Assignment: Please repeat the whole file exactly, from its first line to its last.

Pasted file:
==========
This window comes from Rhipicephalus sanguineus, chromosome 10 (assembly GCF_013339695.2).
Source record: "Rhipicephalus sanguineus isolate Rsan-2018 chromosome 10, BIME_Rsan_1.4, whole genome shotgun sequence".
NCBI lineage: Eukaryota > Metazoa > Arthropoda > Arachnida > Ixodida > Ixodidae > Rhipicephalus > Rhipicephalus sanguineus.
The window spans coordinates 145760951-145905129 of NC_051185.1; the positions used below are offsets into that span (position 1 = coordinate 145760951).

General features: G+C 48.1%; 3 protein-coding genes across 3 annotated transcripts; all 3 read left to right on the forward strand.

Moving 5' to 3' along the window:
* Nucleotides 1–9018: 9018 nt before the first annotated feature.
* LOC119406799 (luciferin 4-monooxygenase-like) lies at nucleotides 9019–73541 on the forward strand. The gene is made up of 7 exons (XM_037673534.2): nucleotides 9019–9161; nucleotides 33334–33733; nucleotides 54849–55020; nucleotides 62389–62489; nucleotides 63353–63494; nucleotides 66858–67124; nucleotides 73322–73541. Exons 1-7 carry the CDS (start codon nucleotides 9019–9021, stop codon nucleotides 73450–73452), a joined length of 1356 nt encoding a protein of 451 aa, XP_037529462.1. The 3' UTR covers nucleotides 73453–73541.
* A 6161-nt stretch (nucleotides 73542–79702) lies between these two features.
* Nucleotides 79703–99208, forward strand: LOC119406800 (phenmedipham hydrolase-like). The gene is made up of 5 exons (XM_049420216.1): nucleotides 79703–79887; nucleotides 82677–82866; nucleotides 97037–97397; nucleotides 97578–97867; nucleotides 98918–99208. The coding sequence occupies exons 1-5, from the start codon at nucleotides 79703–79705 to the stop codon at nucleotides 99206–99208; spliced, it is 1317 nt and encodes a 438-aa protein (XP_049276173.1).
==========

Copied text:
This window comes from Rhipicephalus sanguineus, chromosome 10 (assembly GCF_013339695.2).
Source record: "Rhipicephalus sanguineus isolate Rsan-2018 chromosome 10, BIME_Rsan_1.4, whole genome shotgun sequence".
NCBI lineage: Eukaryota > Metazoa > Arthropoda > Arachnida > Ixodida > Ixodidae > Rhipicephalus > Rhipicephalus sanguineus.
The window spans coordinates 145760951-145905129 of NC_051185.1; the positions used below are offsets into that span (position 1 = coordinate 145760951).

General features: G+C 48.1%; 3 protein-coding genes across 3 annotated transcripts; all 3 read left to right on the forward strand.

Moving 5' to 3' along the window:
* Nucleotides 1–9018: 9018 nt before the first annotated feature.
* LOC119406799 (luciferin 4-monooxygenase-like) lies at nucleotides 9019–73541 on the forward strand. The gene is made up of 7 exons (XM_037673534.2): nucleotides 9019–9161; nucleotides 33334–33733; nucleotides 54849–55020; nucleotides 62389–62489; nucleotides 63353–63494; nucleotides 66858–67124; nucleotides 73322–73541. Exons 1-7 carry the CDS (start codon nucleotides 9019–9021, stop codon nucleotides 73450–73452), a joined length of 1356 nt encoding a protein of 451 aa, XP_037529462.1. The 3' UTR covers nucleotides 73453–73541.
* A 6161-nt stretch (nucleotides 73542–79702) lies between these two features.
* Nucleotides 79703–99208, forward strand: LOC119406800 (phenmedipham hydrolase-like). The gene is made up of 5 exons (XM_049420216.1): nucleotides 79703–79887; nucleotides 82677–82866; nucleotides 97037–97397; nucleotides 97578–97867; nucleotides 98918–99208. The coding sequence occupies exons 1-5, from the start codon at nucleotides 79703–79705 to the stop codon at nucleotides 99206–99208; spliced, it is 1317 nt and encodes a 438-aa protein (XP_049276173.1).